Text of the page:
The investors made investments into the scheme via Arck’s pre-existing account, and these moneys were then advanced by Arck to Paradise Beach for the development. However, Paradise Beach failed to repay the investments with the agreed “turn” on the redemption date.
The investors later discovered that the moneys had been released from Arck’s bank account without the prior provision of the Oliveira Martins LoU.
The First Instance Decision:
The investors brought proceedings against the Bank for (amongst other things) breach of the PB LoI under the Contracts (Rights of Third Parties) Act 1999. The case was heard by Christopher Hancock QC, sitting as a Deputy High Court Judge, over 8 days in 2017.
The Judge found that the investors had not seen the PB LoI at any relevant time (and had only come to discover its existence afterward the redemption date). However, he rightly concluded that this, in itself, did not preclude a claim by the investors under the Contracts (Rights of Third Parties) Act 1999.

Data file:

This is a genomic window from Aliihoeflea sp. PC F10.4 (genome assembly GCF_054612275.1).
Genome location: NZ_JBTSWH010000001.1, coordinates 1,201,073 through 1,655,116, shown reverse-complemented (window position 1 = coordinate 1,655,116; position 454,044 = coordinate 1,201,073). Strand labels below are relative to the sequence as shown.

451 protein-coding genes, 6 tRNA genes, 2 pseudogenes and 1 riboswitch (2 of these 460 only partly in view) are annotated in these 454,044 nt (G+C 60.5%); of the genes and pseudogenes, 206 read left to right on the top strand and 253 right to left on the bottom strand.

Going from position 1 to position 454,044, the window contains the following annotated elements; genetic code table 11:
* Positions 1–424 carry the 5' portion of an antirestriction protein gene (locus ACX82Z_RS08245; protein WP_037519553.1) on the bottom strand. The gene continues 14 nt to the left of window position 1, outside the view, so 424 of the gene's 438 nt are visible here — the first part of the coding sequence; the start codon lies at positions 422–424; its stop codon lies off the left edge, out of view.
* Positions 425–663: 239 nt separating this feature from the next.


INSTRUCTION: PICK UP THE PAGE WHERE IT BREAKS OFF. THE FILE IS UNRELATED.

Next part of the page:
However, he determined that the investors’ contractual claim failed for two reasons:
First, he held that the contract was subject to a condition precedent (a “precondition”) not to be found in the agreement itself (albeit one that he could not identify) that had not been satisfied. Accordingly, he found that there was no binding contract to which rights under the 1999 Act could attach.
Secondly, he found that, even if there was a binding contract, the investors had not established that they had suffered loss, because he held that there was insufficient evidence of what would have happened if the Bank had complied with its obligations.
The Court of Appeal’s Decision:
The investors appealed the Judge’s relevant two findings above. Additionally, by a Respondent’s Notice, the Bank sought to challenge the Judge’s finding that, if the PB LoI was binding, the investors were entitled to claim under the 1999 Act.